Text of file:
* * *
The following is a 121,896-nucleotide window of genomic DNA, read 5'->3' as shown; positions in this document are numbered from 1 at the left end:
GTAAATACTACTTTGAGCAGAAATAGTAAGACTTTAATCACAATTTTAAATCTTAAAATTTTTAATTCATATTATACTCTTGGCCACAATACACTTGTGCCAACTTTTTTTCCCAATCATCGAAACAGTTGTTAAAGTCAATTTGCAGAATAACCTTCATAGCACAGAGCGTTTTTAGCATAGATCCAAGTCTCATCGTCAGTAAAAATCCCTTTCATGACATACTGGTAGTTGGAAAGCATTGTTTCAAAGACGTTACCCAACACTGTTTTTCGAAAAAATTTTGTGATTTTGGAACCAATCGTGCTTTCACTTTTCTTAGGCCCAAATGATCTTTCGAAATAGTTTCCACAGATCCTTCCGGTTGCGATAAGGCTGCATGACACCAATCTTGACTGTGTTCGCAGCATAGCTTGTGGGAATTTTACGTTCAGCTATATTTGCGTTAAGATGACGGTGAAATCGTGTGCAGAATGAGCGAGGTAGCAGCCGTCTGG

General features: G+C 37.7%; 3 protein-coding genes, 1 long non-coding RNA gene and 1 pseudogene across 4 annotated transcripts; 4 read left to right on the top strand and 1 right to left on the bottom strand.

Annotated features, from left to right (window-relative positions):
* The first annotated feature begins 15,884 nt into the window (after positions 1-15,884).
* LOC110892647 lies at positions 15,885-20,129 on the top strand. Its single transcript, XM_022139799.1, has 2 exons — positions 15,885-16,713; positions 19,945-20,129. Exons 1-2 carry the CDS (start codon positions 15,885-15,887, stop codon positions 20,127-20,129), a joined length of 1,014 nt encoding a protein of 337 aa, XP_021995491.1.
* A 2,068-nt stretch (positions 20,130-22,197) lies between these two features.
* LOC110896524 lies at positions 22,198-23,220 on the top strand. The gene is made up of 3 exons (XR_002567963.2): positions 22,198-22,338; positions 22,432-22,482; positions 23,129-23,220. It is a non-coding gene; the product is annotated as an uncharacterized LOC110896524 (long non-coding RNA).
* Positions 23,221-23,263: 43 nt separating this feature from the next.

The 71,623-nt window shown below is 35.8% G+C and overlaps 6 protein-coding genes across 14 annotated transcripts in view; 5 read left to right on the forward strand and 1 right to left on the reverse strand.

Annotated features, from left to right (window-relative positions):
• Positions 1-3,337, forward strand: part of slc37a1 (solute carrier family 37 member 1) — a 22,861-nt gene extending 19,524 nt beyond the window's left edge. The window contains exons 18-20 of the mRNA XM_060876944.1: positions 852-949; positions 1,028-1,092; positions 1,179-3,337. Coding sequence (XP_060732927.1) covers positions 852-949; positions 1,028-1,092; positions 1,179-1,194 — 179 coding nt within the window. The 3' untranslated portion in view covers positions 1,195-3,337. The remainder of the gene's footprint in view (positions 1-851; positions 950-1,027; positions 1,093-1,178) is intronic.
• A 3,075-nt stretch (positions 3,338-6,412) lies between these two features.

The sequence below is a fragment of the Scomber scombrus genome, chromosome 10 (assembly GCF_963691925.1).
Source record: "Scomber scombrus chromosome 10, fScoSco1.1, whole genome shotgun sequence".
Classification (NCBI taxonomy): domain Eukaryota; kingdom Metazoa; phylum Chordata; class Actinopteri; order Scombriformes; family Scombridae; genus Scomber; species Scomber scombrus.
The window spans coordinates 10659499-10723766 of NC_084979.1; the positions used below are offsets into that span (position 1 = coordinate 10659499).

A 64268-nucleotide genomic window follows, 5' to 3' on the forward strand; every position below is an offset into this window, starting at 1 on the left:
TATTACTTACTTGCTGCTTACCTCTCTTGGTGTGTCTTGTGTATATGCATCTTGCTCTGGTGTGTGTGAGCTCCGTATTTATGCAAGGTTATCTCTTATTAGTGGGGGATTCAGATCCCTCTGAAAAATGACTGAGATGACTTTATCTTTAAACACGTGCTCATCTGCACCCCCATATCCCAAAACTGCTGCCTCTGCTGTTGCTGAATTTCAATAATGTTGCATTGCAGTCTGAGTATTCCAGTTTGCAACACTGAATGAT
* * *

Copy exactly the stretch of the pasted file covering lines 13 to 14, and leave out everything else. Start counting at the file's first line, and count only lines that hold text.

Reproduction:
• A 3,075-nt stretch (positions 3,338-6,412) lies between these two features.

The sequence below is a fragment of the Scomber scombrus genome, chromosome 10 (assembly GCF_963691925.1).